Although it has been farmed for years, it has never been fertilized or limed to our knowledge. It is quite homogeneous to a depth of several feet and retains sufficient moisture to enable the crops grown on it to withstand considerable drought. The texture and structure of the soil are such that it is easily maintained in a good mulch condition.

The average annual rainfall in the Dearborn area is 31.34 inches, and from May through October the fall is 17.85 inches. This is usually distributed quite evenly throughout the growing season, the mean varying from 2.39 to 3.46 inches. The precipitation for the three years under consideration, during the six months from May through October, was as follows:

              1932         1933            1934       60 Year Average

May        5.42 inches  3.29 inches     0.58 inches     3.28 inches
June       1.35	   "    1.19    "       1.39    "       3.46    "
July       3.11	   "    2.47    "       1.64    "       3.23    "
August     4.02	   "    2.24    "       1.84    "       2.27    "
September  4.05	   "    1.94    "       2.89    "       2.77    "
October	   3.78    "    1.45    "       1.34    "       2.39    "

Total     21.73	   "   12.54    "       9.67    "      17.67    "

An abnormally wet spring was responsible for the late planting in 1932, and because of an extremely wet fall and inadequate facilities for threshing, the yields were not determined. A severe drought in 1934 held the beans back during their early growing period and probably reduced their yield. That year had the lowest rainfall since 1899. The year 1933 was also very dry, though the drought did not occur until the beans were well started and therefore did not have quite so much effect on them.

INOCULATION

One of the most important features of the soy bean is that it is a legume, and therefore has the ability, when properly inoculated, to take free nitrogen from the air, which it ordinarily cannot utilize, and combine it with other elements to form a nitrogen–bearing compound that can be absorbed by the plant.

{ The Rhizobium bacteria, deriving their food and shelter from the plant, take molecular nitrogen (N2) from the air and excrete ammonia (NH4+). The ammonia (NH4+) is then used for food by other bacteria. These oxidize the nitrogen, releasing energy, and then, they excrete nitrates (NO3),   which the plant then absorbs and utilizes. Sufficient Molybdenum (Mo) must be present in order for the nodules to form properly and for the plant to reduce the nitrate nitrogen, as its first step in protein production. A tiny amount of Molybdenum salt can be added during the seed inoculation procedure. — Tommy C. — }

This process is called symbiotic nitrogen fixation and takes place through the agency of nitrogen fixation bacteria which attach themselves to the roots of the plants, causing wart-like enlargements ( nodules ) or tubercles, on the roots. The type of bacteria that will inoculate soy beans is not ordinarily found in the soil and varies with different species; when the crop is being planted on land that has not been recently inoculated for your strain, it is advisable to inoculate your seeds.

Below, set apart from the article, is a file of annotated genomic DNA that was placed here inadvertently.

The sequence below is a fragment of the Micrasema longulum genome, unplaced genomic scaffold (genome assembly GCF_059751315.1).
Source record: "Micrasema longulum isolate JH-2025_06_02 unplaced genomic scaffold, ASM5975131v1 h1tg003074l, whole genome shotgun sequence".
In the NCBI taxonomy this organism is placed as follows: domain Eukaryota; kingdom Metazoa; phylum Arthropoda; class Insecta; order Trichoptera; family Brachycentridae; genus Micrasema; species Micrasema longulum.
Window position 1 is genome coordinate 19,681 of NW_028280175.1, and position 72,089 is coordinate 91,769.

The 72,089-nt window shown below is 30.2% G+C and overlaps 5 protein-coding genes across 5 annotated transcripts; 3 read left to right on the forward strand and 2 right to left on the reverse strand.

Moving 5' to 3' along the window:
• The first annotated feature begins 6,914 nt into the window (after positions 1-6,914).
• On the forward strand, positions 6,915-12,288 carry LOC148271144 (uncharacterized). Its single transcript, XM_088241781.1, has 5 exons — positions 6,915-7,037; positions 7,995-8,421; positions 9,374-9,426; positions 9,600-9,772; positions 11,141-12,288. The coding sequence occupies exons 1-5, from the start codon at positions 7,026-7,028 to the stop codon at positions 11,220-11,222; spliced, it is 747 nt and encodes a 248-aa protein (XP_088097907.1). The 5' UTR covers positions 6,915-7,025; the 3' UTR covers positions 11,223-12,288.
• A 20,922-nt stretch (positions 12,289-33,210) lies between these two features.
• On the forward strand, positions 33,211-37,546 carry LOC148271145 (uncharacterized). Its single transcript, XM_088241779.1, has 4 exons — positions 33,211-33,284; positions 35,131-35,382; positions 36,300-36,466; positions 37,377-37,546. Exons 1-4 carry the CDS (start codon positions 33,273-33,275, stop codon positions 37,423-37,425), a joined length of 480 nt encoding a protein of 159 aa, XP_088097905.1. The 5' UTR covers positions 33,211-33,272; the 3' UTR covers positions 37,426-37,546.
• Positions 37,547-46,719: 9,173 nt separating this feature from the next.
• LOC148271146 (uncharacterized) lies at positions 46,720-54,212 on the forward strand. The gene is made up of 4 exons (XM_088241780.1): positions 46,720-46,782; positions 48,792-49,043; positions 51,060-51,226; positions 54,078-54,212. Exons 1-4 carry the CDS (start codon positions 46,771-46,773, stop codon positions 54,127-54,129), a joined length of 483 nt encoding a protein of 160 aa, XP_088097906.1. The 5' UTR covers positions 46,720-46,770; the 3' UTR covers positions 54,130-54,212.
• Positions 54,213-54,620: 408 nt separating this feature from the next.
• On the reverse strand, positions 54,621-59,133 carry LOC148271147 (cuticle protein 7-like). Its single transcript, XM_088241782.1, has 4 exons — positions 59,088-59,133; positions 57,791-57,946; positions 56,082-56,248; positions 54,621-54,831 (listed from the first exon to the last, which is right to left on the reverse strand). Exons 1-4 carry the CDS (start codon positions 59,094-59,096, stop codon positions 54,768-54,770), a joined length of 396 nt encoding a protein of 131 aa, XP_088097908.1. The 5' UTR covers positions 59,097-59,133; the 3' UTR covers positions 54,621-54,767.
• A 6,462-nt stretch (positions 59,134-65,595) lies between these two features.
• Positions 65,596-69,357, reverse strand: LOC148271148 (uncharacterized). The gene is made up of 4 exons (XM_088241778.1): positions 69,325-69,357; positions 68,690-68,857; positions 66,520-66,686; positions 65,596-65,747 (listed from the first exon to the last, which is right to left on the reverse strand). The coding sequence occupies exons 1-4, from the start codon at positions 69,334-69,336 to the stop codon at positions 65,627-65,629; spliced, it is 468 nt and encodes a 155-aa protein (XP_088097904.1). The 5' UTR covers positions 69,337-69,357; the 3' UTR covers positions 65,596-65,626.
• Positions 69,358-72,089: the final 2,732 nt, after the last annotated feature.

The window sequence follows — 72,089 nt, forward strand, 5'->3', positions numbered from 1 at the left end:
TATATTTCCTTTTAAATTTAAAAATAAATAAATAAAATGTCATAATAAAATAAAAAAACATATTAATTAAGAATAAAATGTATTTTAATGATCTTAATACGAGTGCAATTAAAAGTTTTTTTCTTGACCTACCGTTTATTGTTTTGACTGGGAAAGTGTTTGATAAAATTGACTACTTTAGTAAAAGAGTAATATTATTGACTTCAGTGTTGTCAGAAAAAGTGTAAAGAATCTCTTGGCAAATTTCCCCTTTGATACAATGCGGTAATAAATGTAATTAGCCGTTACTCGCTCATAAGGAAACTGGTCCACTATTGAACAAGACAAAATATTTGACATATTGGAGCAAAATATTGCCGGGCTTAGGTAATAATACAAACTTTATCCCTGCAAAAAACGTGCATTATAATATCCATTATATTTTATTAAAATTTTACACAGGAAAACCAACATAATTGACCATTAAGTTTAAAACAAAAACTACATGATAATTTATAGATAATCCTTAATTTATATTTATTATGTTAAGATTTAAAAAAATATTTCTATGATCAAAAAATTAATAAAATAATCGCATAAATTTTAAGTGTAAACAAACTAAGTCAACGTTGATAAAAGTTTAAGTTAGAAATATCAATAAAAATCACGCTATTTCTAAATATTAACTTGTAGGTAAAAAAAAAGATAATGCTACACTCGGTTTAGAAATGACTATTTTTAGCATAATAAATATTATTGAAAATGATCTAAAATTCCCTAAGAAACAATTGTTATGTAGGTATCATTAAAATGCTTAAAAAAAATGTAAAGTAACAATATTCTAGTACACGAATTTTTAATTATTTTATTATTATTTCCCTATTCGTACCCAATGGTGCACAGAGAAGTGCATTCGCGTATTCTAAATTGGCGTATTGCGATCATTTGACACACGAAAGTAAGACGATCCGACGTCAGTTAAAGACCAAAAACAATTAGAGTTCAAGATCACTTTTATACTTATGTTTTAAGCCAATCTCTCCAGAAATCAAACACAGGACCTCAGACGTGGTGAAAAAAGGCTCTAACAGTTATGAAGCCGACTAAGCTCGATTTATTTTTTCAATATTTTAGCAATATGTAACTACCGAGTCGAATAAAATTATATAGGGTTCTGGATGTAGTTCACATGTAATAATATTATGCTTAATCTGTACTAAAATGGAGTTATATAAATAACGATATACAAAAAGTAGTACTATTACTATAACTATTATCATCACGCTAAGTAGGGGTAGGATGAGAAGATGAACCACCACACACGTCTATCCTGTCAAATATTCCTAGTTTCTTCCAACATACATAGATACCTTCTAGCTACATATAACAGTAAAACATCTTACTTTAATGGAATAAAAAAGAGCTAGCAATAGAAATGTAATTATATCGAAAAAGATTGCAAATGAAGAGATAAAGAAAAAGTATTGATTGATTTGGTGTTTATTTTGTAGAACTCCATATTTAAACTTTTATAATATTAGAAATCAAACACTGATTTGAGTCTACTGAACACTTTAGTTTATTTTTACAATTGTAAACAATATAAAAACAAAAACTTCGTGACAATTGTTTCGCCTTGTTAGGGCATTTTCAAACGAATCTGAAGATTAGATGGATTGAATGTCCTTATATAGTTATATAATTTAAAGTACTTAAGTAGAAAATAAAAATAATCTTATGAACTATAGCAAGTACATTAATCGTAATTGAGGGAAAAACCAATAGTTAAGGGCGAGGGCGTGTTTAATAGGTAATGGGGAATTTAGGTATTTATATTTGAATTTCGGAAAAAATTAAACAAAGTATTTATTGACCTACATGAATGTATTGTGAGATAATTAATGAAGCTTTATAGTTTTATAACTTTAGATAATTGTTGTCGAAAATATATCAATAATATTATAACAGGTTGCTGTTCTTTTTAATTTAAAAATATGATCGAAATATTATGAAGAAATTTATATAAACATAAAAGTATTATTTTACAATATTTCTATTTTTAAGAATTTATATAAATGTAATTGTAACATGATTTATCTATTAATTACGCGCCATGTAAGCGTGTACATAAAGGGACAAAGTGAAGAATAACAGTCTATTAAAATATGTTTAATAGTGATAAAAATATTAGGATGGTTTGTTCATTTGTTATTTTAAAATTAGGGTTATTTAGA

Nitrogen Fixing Nodules.
 
Click to take a slide tour of the factory.   Nodules on the roots of a peanut plant.
 
Click to See the Peanut's Germ

The most practical method of inoculation is to treat the seed at the time of planting. This may be done with soy bean bacterial cultures which may be obtained from most seed companies handling soy beans. The cultures are easily used if the directions that come with them are followed. The cost per acre with this method is about forty cents. The seed may also be inoculated with soil from a well–inoculated field. This process is as follows:

Mix a quantity of soil with an equal amount of water. Stir together for several minutes so that the bacteria may be washed into the water. After allowing the soil to settle and removing the refuse from the surface of the liquid, sprinkle about one pint of the water over each bushel of seed and mix thoroughly so that all the seed will be moistened. The seed should be planted immediately after this treatment, because the bacteria do not live long after the beans become dry. After treatment, the beans should be kept in the shade, the direct rays of the sun being harmful to the bacteria.

TIME OF PLANTING

Soy beans should not be planted until after the danger of a killing frost is over and the soil has become sufficiently warm to germinate the seed quickly. There is little to be gained in planting before this time; for the plants Will not grow much until the soil warms up, and trouble may result from weeds. In the vicinity of Dearborn, planting should take place between May 15 and June 1, for best results. By this time, most of the weed seeds in the soil will have germinated and can be eliminated by proper working of the soil before planting.

RATE OF SEEDING

The amount of seed required to plant an acre varies with the varieties used. It is proportional to the size of the seed, being less with the small seeded varieties, which run as high as 10,000 seeds per pound, and more with the large seeded varieties, running as low as 1,160 seeds per pound. The varieties recommended in this pamphlet for growing in Michigan require 6 to 8 pecks per acre to drill solid.

DEPTH OF SEEDING